Heart Attack in Men – Signs & Symptoms

Signs and Symptoms of Heart Attack in Men
Signs and Symptoms of Heart Attack in Men

Men are more likely than women to have a heart attack, as well as more likely than women to have a heart attack earlier in life.

A family history of heart disease, high blood pressure, or high blood cholesterol is not uncommon in Australia. Other risk factors might also be present in men, such as cigarette smoking or obesity.

Pre heart attack symptoms occur in 50% of people who have heart attacks, according to the Society of Cardiovascular Patient Care.

Signs & Symptoms of Heart Attack in Men

  • cold sweat
  • dizziness/feeling light-headed
  • rapid/irregular heartbeat
  • shortness of breath even when resting
  • chest pain/pressure, squeezing sensation, intermittent or constant & intense
  • stomach discomfort not unlike indigestion
  • upper body pain/discomfort, including arms, left shoulder, back, neck, or jaw

Each heart attack is unique and symptoms can vary from person to person. Do not ignore early symptoms. Even when you’re not sure,  seek emergency care right away. The first 2 hours following a heart attack is when 85% of heart damage occurs.

Silent heart attack symptoms

A silent heart attack occurs without the symptoms. No chest pain or shortness of breath. You may not even realise you’ve had a heart attack. Silent heart attack is more likely to happen to men, but it’s more likely to be fatal for women. A study published in the US medical journal Circulation, revealed that 45% of heart attacks are silent. After a silent heart attack, the heart will be left with scars. Muscle death has occurred and the future chance of fatal heart attack will have been increased by a factor of three. The next heart attack has a strong chance of leading to fatal cardiac arrest. Read more about Sudden Cardiac Arrest. As the name suggests, it is not easy to recognise if you have had a silent heart attack and as a result, adequate treatment may not be received in order to prevent another.

How do you know you’ve had a silent heart attack?

An electrocardiogram can analyse the heart’s electrical activity. The ECG can therefore detect that a silent heart attack has occurred. Other symptoms attributed to flu, stress or tiredness could also have been present:

  • abdominal pain or heartburn

  • fatigue
  • mild discomfort in chest, arms, or jaw, easing after resting
  • shortness of breath/tiring easily
  • skin clamminess
  • sleep disturbances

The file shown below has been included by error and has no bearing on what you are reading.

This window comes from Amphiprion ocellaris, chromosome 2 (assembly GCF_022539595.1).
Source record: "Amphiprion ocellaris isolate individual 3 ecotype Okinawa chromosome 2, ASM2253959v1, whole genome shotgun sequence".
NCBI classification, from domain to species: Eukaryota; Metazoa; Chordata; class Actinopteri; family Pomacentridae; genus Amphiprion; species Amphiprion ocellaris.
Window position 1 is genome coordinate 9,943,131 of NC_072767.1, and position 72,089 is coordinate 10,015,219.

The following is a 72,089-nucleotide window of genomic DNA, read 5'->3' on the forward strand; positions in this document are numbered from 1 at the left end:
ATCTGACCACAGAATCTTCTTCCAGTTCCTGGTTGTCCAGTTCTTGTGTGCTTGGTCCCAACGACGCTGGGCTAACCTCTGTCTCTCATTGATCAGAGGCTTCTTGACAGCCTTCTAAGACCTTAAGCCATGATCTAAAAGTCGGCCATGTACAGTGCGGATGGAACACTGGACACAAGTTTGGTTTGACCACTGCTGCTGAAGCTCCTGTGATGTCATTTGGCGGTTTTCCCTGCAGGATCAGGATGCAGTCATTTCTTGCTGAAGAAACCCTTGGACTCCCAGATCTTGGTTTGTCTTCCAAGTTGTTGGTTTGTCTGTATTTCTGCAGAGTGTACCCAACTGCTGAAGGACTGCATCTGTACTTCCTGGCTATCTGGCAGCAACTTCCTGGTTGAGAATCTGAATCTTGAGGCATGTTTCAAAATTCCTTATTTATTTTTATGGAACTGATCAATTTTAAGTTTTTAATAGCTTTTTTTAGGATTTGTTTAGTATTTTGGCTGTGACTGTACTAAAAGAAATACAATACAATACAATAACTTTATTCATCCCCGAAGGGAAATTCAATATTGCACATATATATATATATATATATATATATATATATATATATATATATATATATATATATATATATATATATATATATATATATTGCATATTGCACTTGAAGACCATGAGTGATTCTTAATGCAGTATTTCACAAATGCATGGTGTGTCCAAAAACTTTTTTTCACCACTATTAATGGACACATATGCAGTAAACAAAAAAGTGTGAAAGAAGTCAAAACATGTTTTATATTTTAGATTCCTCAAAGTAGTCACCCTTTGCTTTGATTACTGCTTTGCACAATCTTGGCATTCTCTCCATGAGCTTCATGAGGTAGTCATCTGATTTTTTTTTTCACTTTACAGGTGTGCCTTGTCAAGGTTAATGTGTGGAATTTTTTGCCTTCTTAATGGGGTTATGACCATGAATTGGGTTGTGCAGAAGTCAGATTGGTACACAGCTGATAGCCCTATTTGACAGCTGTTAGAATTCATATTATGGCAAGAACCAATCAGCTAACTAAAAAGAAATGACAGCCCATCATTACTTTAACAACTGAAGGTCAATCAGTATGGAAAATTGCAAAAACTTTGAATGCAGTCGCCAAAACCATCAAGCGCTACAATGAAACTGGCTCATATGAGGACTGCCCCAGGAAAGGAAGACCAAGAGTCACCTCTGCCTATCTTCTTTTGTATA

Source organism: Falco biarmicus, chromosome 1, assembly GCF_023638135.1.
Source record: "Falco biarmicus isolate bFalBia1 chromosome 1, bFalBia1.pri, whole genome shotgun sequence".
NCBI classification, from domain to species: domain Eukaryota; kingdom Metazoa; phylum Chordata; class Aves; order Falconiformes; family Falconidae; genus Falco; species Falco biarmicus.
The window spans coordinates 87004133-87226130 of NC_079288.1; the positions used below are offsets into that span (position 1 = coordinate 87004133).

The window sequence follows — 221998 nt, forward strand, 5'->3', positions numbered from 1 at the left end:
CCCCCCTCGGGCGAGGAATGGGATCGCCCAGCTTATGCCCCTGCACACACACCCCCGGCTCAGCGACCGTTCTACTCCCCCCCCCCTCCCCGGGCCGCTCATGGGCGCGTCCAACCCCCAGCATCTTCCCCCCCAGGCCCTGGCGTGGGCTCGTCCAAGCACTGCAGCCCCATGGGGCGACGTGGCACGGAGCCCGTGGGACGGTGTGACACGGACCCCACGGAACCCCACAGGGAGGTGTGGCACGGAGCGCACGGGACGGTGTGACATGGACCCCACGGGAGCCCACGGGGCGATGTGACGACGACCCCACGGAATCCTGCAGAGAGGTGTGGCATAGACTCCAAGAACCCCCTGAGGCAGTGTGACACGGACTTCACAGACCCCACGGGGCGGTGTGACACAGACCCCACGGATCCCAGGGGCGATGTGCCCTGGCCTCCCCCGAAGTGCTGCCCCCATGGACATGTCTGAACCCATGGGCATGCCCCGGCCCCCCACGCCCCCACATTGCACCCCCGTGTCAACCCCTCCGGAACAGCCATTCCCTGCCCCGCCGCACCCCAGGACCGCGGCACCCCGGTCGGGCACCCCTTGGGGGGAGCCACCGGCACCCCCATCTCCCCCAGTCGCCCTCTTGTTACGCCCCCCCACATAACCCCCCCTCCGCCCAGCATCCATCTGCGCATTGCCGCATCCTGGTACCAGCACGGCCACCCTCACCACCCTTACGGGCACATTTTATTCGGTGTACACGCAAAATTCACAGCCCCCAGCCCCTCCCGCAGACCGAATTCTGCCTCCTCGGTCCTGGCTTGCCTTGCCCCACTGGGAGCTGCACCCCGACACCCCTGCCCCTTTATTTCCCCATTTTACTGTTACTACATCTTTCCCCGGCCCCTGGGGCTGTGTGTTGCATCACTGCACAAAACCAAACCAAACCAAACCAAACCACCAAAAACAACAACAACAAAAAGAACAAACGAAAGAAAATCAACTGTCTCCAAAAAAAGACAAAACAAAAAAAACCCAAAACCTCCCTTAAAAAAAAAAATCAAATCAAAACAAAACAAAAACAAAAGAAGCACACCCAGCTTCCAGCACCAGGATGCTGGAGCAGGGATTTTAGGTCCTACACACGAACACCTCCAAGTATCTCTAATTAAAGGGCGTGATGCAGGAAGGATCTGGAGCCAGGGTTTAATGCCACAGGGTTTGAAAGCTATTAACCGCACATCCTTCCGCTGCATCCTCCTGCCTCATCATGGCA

After a silent heart attack, fatigue can come on sooner and exercise may become more difficult. Contributing factors for silent heart attacks include diabetes, previous heart attack history, high blood pressure, high cholesterol, smoking, and body weight.

Preventing a Heart Attack

Ask your doctor to test the condition of your heart if you have cardiac risk factors. You’ll have a better chance of staying on top of your heart health by scheduling regular medical check-ups and following a care plan. Learning to recognise the symptoms will also help you avoid the likelihood of severe heart damage from a heart attack by taking quick and decisive action. DisclaimerThis article is for informational purposes only. It does not constitute, replace, or qualify as any form of first aid training.

More articles

Measles article headerMeasles – Symptoms, Treatment and Control
diabetes article headerDiabetes Health Statistics Australia
HFM Disease on handsPrevent & Treat Hand, Foot & Mouth Disease
heart problem manLeading Cause of Death in Men
EpiPen injected into legNew ASCIA Action Plans
symptom of stroke cerebral. asymmetry of the face. angioedemaSeizures After Stroke
An elderly woman props up her husband while he has a heart attackInstant Help: Treating Heart Attacks
Elderly person checking their blood sugar level 3 Steps to Unlocking Diabetes First Aid Power!
An adult and a child cupping hands togetherSweetheart Day - annual campaign
Top 5 Leading Causes of DeathTop 5 Leading Causes of Death in Australia

Recently published

Cold vs heat pack article headerCold Packs vs. Heat Packs
Cold packs article headerHow and When to Use a Cold Pack
Mould article headerHousehold Mould
First Aid for Concussion article headerFirst Aid for Concussion
Non-birth parent postpartum depression article headerPostpartum Depression In The Non-Birthing Parent
Summer Safety Tips article headerSummer Safety Tips for Your Eyes
Incorrect Mental Health Crisis Intervention article headerRisks of Incorrect Mental Health Crisis Intervention
Saline eye rinse article headerSterile Saline Tubes for Rinsing Eyes
Online Gaming Injuries article headerCommon Online Gaming Injuries
Common netball injuries article headerCommon Netball Injuries